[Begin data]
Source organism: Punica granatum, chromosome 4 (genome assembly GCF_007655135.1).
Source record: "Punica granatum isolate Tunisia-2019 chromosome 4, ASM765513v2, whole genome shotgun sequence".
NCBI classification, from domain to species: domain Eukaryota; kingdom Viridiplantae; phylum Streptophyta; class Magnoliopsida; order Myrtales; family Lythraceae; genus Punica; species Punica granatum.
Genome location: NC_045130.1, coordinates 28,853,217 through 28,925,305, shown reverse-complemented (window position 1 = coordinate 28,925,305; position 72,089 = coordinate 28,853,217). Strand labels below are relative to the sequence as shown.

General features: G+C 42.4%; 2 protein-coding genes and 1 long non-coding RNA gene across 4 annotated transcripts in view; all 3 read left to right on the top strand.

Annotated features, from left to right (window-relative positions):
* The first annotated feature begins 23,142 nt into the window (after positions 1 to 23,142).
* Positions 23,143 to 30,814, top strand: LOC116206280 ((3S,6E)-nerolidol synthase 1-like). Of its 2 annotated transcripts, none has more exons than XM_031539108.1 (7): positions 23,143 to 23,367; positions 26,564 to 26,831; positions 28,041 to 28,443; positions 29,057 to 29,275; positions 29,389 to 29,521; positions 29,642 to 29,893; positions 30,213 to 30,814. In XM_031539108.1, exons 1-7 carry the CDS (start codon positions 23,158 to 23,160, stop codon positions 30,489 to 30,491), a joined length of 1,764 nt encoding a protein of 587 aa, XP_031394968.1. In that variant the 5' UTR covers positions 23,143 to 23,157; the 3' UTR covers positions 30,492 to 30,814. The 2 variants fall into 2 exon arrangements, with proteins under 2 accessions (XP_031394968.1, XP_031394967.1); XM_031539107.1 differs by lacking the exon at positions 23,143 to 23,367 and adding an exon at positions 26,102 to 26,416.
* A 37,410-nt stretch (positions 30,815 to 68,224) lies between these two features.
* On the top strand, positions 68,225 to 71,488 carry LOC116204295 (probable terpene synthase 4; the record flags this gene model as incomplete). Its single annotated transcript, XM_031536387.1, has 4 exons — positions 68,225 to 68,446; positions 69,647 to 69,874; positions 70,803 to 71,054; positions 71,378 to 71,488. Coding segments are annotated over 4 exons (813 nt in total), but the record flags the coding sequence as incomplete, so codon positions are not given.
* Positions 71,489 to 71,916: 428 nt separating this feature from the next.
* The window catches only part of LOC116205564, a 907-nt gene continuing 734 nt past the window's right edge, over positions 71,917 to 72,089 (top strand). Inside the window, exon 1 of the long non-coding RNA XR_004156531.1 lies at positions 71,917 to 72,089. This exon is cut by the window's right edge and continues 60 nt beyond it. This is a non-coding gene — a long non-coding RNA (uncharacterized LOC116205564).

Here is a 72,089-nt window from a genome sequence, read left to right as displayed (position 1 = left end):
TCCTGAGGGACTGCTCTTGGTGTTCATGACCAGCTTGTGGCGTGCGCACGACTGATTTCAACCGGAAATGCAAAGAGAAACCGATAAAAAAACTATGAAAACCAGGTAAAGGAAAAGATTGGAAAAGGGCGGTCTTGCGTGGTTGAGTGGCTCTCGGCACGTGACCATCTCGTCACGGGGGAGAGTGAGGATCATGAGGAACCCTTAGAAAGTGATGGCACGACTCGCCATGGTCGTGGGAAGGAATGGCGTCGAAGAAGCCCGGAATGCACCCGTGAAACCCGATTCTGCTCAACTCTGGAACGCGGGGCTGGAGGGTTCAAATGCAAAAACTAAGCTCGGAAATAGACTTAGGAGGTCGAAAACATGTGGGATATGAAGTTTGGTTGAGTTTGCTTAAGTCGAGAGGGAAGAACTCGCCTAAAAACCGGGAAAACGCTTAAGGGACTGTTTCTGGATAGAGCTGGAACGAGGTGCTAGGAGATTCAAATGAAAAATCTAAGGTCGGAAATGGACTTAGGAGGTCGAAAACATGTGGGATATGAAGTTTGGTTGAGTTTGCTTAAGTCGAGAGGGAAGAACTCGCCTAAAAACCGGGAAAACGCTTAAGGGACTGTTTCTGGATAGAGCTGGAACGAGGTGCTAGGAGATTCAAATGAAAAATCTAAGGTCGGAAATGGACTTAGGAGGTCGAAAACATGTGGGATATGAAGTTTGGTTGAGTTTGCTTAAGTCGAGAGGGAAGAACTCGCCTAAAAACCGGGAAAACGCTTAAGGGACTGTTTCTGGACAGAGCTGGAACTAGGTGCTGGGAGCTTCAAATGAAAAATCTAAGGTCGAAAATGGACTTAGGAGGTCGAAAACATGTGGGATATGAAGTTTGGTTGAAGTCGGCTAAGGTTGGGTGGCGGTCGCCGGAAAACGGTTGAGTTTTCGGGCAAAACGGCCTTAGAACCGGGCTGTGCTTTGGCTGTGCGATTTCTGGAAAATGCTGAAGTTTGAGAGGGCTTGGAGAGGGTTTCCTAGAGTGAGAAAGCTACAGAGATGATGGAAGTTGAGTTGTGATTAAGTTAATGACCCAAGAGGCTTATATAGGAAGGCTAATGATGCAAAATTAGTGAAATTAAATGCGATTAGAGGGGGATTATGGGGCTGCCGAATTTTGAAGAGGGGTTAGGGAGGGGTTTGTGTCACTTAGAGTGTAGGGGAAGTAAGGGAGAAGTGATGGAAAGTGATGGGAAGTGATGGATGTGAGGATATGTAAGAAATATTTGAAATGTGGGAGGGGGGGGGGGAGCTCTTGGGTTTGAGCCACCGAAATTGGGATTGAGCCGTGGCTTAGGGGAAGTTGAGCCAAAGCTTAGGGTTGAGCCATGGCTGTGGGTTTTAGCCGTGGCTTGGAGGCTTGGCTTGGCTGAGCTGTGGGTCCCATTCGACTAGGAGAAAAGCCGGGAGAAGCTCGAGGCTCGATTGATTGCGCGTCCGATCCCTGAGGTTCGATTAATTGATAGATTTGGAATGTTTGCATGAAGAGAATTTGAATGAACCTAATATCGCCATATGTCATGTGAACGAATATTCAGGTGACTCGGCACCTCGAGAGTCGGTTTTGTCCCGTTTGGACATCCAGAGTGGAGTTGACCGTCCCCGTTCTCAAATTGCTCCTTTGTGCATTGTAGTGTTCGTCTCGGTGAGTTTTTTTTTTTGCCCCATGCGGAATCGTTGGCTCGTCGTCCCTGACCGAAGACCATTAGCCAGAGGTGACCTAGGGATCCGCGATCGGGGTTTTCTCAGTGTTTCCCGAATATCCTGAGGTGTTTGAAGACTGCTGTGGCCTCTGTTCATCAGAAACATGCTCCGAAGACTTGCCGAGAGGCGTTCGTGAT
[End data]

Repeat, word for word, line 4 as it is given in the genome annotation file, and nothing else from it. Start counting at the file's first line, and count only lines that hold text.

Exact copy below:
Genome location: NC_045130.1, coordinates 28,853,217 through 28,925,305, shown reverse-complemented (window position 1 = coordinate 28,925,305; position 72,089 = coordinate 28,853,217). Strand labels below are relative to the sequence as shown.